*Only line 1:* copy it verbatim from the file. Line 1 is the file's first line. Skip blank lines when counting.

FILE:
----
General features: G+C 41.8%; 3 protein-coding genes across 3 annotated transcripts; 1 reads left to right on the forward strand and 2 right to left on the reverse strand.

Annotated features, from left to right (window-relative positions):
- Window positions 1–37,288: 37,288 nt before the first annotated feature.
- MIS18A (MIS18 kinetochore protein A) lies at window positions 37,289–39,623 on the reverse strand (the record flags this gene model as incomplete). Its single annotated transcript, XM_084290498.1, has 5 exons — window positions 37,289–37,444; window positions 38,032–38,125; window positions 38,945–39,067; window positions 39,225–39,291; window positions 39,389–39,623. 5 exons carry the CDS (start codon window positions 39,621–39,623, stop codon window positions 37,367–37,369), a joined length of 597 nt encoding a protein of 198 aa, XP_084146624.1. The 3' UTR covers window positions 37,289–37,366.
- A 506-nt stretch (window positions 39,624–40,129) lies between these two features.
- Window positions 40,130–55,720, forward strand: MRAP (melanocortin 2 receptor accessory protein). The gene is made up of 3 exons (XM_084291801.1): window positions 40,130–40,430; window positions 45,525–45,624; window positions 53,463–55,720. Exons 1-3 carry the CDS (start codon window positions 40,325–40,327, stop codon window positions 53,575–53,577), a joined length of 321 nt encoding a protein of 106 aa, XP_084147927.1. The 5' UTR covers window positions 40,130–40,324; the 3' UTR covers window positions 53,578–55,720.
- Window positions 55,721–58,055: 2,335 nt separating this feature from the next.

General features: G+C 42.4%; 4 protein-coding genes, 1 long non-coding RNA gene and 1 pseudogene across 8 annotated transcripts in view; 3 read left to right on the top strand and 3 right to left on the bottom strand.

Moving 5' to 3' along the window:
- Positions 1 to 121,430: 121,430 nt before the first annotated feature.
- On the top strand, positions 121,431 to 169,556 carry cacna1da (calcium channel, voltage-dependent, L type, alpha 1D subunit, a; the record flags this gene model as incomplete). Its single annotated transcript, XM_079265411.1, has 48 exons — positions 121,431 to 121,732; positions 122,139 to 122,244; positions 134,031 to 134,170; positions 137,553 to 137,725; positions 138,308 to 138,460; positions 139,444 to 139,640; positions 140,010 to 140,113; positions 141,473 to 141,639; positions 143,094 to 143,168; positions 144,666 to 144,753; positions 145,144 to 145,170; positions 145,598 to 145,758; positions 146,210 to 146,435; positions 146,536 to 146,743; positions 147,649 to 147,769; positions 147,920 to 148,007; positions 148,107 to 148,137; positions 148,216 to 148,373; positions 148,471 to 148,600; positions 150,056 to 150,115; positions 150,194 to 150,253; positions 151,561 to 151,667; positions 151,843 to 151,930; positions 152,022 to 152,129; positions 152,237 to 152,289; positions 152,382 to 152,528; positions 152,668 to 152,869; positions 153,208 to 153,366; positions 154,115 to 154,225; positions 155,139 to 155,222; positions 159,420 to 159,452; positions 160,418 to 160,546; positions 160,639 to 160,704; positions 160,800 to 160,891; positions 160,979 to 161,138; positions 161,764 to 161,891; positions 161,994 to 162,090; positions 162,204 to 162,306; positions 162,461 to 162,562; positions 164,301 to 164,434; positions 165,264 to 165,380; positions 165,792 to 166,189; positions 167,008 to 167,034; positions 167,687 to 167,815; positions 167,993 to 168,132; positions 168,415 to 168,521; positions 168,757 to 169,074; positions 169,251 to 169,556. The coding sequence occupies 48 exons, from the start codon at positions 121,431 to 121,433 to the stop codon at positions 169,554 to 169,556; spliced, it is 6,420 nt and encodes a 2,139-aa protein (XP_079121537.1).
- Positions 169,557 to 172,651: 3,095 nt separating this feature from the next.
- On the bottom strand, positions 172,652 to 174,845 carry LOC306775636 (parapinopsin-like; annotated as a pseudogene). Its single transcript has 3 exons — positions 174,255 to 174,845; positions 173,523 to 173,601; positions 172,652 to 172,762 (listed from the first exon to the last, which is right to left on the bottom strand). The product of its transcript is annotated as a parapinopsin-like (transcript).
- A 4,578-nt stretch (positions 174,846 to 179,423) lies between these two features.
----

General features: G+C 41.8%; 3 protein-coding genes across 3 annotated transcripts; 1 reads left to right on the forward strand and 2 right to left on the reverse strand.